Special Session of General Conference – What Happened?

Thu, February 28, 2019

Special Session of General Conference – What Happened?

I flew home yesterday from the special session of General Conference, ever so glad to be back home in Friendswood. It was a physically, emotionally and spiritually exhausting four days. Thank you for all your prayers and support expressed to me over the past few days.

For a long time now, General Conference has been a contact sport. This General Conference was brutal. As a denomination, the United Methodist Church is anything but united, not just on the question of human sexuality and marriage, but on much deeper theological matters. We are deeply divided theologically as a national church, and that division was not solved in St. Louis, but amplified. The Bishops had hoped that this special session would finally resolve our forty-seven-year division over human sexuality, marriage and ordination standards. I believed that hope was unrealistic at best.

So, what happened at General Conference and what does it mean moving forward?

The One Church Plan, which would have liberalized our official teaching and standards on these matters, was soundly rejected by the Conference. It is not insignificant that a majority of delegates defeated the OCP by a final vote of 449 to 374 (54.6 to 45.4 percent). Nor should it have been surprising, since every previous General Conference rejected a similar approach.

Instead, the General Conference reaffirmed our biblical understanding of human sexuality, marriage and ordination standards. The Traditionalist Plan that retained our current teaching and added enhanced accountability measures was approved, by a final vote of 438 to 384 (53.3 to 46.7 percent). However, because of multiple delay tactics and parliamentarian maneuvers by supporters of the OCP, some accountability provisions could not be corrected on the floor and will be declared unconstitutional by our Judicial Council. The next regular session of General Conference in 2020 will most likely enact corrected accountability standards declared unconstitutional.

For a fuller explanation of the measures adopted, you can read an article by John Lomporis’ HERE.

Another good summary of what happened at General Conference was written by Rev. Chris Ritter HERE. It too is worth a read.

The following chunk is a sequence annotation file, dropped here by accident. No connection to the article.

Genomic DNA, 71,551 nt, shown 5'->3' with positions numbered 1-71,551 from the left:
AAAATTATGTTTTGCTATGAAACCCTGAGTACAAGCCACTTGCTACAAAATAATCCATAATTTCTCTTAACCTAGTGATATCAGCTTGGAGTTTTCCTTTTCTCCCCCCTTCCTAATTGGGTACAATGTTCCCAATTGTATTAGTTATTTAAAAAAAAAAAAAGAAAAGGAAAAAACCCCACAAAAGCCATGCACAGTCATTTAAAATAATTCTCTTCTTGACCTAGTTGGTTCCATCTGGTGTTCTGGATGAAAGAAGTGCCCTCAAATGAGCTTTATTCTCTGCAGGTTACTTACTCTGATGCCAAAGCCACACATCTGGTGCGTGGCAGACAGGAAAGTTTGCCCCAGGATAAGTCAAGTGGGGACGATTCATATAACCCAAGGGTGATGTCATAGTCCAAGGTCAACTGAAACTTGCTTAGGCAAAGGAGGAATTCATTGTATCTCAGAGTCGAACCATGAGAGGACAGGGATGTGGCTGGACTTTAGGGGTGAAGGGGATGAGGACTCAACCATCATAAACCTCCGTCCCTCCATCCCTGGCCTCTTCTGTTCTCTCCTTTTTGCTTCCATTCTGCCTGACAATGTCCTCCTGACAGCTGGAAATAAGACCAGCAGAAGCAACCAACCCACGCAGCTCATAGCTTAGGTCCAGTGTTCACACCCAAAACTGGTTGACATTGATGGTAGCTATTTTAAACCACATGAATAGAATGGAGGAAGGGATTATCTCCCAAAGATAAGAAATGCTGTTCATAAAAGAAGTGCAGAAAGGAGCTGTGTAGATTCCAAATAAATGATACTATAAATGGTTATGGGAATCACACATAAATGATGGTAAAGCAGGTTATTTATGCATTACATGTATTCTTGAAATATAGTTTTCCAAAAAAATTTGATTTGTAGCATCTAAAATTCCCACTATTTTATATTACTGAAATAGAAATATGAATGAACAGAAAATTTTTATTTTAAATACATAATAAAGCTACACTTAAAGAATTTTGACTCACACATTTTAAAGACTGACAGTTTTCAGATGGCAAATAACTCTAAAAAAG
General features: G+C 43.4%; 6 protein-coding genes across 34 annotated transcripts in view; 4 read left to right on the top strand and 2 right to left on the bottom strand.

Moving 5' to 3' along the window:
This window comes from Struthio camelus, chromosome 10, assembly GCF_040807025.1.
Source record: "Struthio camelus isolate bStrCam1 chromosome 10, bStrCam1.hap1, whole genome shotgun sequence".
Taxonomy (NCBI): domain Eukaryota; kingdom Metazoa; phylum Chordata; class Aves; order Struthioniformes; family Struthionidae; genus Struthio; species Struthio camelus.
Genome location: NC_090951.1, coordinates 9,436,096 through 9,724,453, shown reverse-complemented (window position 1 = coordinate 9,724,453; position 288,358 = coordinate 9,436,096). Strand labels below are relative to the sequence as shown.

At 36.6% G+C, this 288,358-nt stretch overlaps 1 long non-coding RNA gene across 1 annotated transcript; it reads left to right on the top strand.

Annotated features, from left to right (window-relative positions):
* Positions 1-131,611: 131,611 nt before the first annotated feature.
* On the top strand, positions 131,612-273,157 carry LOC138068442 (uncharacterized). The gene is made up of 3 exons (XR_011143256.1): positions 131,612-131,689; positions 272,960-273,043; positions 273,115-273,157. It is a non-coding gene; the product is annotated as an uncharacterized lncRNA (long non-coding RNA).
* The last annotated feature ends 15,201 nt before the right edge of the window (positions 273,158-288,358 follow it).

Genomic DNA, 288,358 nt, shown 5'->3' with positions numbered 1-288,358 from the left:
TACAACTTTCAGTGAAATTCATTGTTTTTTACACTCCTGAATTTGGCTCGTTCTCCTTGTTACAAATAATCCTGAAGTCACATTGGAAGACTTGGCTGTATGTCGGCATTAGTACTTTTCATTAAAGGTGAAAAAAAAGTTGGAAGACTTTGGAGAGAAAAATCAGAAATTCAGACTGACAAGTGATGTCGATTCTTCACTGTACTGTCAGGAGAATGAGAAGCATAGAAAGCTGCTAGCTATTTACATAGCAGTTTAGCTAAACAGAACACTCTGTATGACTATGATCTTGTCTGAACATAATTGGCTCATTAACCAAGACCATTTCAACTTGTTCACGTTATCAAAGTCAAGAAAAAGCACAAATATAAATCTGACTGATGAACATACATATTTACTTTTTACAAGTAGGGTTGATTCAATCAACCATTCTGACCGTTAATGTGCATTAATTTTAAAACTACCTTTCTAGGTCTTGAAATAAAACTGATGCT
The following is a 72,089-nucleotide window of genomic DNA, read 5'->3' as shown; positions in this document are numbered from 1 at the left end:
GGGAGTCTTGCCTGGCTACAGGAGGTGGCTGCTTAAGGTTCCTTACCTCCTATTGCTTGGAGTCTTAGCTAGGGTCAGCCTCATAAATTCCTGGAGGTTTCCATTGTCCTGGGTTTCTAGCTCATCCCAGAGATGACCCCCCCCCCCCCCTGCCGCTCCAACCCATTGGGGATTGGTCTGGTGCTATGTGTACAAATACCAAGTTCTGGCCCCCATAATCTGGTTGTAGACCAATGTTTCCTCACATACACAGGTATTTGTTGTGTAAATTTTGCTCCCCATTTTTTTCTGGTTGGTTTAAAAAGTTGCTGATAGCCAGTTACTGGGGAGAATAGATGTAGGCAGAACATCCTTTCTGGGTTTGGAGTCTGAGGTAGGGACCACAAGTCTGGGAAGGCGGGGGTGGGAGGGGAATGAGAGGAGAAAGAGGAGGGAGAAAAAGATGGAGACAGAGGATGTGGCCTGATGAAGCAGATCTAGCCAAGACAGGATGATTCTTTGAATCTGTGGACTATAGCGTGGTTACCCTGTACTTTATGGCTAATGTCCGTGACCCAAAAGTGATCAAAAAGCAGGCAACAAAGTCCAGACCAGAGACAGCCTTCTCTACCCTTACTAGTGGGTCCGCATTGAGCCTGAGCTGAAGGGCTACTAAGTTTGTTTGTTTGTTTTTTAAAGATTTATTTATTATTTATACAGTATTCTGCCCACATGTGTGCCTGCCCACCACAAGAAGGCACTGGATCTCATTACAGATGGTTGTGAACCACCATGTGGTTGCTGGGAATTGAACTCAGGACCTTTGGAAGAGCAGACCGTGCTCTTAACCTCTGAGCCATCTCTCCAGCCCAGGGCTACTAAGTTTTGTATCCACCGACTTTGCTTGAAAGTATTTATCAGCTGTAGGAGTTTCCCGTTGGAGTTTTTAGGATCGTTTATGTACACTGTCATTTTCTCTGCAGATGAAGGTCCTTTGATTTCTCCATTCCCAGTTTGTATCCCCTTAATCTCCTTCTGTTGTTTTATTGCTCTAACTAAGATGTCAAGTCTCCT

The General Conference also approved a disaffiliation or gracious exit plan for those churches who because of conscience cannot live with what was adopted. However, there are potential constitutional questions about that proposal, and will need to wait to hear what the Judicial Council rules.

Despite what you may have read in news articles or on social media, the United Methodist Church is not kicking anyone out or forcing anyone to leave. The actions of General Conference were not intended to be hateful or hurtful toward anyone. We believe after General Conference as we did before, that all people are of sacred worth to God, deeply loved by Him, and in need of His grace through Jesus Christ. All are welcome to the church, straight or gay.

The General Conference simply reaffirmed what the church has always taught (and what most Christians and churches believe), that Scripture reserves the expression of our sexuality solely within a married relationship between a man and woman. This has been the universal teaching of the Christian faith for the past two-thousand years.

Many progressives were deeply disappointed by the actions of General Conference. They had hoped the church would change its teaching. At the same time, many conservatives were relieved that a plan we believed would force us to leave the church was rejected. It was a brutal, painful and hurtful four days for all involved. No one feels good at what happened in St. Louis. And it is not an experience I look forward to repeating in fourteen months.

I believe we must finally have an honest conversation on the national level of our denomination that perhaps the better way forward is not together, but separate. If we are indeed one church, we need to stop acting like we are two. And if we are in reality two churches, we need to stop pretending we are one. I pray that out of the pain in St. Louis a new vibrant expression (or expressions) of Methodism will emerge.

So, what does all this mean for us here at Friendswood Methodist?

It means that we will continue to do ministry as we have always done. We will continue to preach the good news of Jesus. We will worship, pray and band together in small groups to grow in our discipleship. We will continue to be in mission to our community and beyond.

It means that we will continue to be the church we have always been. It means that our attitude as followers of Jesus Christ will continue to be one of love, welcome and acceptance of all as people of sacred worth to God, regardless of the sexual orientation or gender identity; regardless of race, nationality, national origin, or status. It means we will continue to be welcoming and loving of all people as we share the life-changing power of Jesus Christ, everywhere and every day.

Grace and peace,
Jim